The black conservative is responsible for making people question an idea that racism must be extinct before black people can overcome. Understanding that our goal is to thrive despite racism rather than fetishizing it is, in fact, the central ideological plank of people deemed "black conservatives." This is a coherent position, but that can be hard to perceive, given the way that race has been discussed in our land over the past 40 years or so.
There are two places to go. Some black conservatives believe that black uplift can happen in the logical sense only with a revolution in black family mores, and that short of this, nothing can or will change. I find that view unduly pessimistic, and yet sound. It is most cogently made, as it happens, by a white law professor, Amy Wax, with step-by-step ratiocination, the basic coherence of which few of any stripe could deny. Her whiteness in no way disqualifies her from logic, and if you choose her "bootstraps"-style argument, you should treat Wax's book as a bible. And watch her in action here.
I prefer arguing that there are societal interventions short of a new civil rights revolution that must be drummed up by blacks and fellow travelers because they have been shown to make a difference in poor black people's lives. These organizations are supported by conservatives and yet have better track records than, say, Head Start.
Most black people will be happy to let you have your conservative opinion if you just show that yours, like theirs, is intended to help people. This is true even of the Wax argument, although you'll have to be prepared to push a little harder to elucidate how charging people with responsibility is a form of helping them. (Having to do so is something that would have shocked black community leaders in 1950, but I digress.)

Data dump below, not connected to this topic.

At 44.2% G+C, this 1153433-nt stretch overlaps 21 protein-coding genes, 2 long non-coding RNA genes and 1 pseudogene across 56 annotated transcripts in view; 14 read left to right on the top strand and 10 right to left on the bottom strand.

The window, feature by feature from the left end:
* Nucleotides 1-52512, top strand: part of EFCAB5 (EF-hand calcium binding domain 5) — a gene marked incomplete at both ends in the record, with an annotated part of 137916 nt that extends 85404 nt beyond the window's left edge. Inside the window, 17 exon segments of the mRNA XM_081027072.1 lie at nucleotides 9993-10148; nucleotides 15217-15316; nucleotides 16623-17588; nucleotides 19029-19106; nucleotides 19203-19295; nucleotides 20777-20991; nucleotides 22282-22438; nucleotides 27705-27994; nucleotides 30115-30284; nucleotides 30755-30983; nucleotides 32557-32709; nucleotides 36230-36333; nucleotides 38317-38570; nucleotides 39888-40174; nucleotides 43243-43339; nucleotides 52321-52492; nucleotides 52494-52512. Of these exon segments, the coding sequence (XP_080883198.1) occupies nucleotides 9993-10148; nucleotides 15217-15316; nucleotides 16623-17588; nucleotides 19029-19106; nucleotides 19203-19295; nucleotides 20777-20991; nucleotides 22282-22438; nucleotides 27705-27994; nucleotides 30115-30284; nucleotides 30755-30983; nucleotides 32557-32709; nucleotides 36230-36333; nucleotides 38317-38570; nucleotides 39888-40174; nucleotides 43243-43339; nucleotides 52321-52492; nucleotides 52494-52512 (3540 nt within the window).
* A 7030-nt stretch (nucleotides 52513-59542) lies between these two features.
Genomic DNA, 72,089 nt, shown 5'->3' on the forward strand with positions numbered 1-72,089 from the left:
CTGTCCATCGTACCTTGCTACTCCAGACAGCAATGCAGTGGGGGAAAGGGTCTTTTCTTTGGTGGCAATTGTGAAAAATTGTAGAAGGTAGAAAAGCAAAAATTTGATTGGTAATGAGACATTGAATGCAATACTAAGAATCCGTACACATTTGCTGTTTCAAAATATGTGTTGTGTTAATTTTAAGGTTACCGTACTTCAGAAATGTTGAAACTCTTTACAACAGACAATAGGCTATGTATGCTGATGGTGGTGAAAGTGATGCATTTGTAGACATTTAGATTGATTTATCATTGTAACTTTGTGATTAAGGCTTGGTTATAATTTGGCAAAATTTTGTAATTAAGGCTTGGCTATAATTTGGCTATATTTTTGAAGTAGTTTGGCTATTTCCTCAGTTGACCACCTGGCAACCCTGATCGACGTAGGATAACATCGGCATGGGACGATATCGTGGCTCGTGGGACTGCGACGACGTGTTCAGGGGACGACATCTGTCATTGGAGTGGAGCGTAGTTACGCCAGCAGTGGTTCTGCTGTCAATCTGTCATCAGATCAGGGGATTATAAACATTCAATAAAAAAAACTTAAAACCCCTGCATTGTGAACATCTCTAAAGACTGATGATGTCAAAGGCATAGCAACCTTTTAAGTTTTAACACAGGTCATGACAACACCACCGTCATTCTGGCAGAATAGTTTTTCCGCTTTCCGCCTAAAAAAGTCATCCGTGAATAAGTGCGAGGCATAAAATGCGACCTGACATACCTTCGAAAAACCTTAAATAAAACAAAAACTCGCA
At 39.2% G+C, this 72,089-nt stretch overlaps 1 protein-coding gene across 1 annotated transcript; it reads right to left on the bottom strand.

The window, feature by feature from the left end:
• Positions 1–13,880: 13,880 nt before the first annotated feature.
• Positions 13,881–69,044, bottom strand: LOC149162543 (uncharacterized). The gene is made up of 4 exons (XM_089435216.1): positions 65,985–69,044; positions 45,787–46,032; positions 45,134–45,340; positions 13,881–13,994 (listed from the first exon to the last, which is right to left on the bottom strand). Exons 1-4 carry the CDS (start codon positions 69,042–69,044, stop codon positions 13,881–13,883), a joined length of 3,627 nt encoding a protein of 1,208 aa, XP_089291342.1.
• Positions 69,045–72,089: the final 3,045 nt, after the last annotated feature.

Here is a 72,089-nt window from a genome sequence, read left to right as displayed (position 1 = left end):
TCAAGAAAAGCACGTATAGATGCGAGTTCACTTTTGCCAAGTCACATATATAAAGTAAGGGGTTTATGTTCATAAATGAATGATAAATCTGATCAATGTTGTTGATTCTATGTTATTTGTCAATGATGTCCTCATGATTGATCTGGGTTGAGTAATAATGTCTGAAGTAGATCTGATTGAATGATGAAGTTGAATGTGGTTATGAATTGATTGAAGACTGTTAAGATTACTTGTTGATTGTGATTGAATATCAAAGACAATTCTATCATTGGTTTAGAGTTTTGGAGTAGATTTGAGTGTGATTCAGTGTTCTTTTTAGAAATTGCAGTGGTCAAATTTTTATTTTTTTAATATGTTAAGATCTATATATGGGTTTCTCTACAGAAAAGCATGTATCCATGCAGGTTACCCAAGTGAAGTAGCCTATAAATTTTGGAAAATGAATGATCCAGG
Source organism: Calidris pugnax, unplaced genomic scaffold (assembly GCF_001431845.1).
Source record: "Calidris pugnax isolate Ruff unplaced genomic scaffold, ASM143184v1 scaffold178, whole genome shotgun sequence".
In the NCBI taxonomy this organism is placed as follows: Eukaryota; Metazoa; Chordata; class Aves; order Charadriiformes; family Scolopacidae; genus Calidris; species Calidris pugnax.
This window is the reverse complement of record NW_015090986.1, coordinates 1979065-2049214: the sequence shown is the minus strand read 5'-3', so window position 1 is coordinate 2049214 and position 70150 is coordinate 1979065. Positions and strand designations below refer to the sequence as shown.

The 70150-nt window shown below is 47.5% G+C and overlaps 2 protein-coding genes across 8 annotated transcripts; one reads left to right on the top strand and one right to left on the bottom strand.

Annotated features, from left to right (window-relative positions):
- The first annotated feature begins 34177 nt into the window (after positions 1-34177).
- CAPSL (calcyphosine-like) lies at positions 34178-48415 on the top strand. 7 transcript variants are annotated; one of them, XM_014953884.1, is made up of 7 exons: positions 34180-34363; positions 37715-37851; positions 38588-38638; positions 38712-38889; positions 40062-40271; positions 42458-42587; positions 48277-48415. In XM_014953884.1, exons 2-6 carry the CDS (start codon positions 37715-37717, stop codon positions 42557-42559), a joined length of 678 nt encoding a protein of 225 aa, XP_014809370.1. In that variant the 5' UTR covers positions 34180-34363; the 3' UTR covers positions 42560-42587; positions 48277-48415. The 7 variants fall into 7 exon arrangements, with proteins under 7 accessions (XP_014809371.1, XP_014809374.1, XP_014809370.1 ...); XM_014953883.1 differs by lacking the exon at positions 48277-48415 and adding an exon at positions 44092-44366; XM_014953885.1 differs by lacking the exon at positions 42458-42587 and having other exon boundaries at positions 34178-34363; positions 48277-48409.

Oh, yeah: Be prepared for the objection, "I don't think there has to be no racism, but there still has to be less before poor black people can get anywhere." The proper answer here is, "How much less racism does there need to be? And why, exactly?" Almost always, the discussion gets more useful at this point; few have had occasion to think about such a question.
But make no mistake — you will never reach some. There's the type who are as irritated by a black writer straying from holding racism front and center as by a stray eyelash in their eye. But they are a minority. My impression is that their numbers decrease by the year. What matters is the majority capable of listening.
Black "controversialists" are fond of writing about how their black detractors are professional victims. Yet we fall into the same trap when whimpering about an oversimplification, like people "not letting us have our own opinions." If blacks on the left are responsible for serious listening to truly different opinions, so are blacks on the right.
If you're a young black person feeling rightish and itching to jump in, keep all of this in mind.
John McWhorter is a regular contributor to The Root. He is the author of Our Magnificent Bastard Tongue: The Untold History of English.
John McWhorter is a contributing editor at The Root. He is an associate professor at Columbia University and the author of several books, including Winning the Race: Beyond the Crisis in Black America and Our Magnificent Bastard Tongue: The Untold History of English.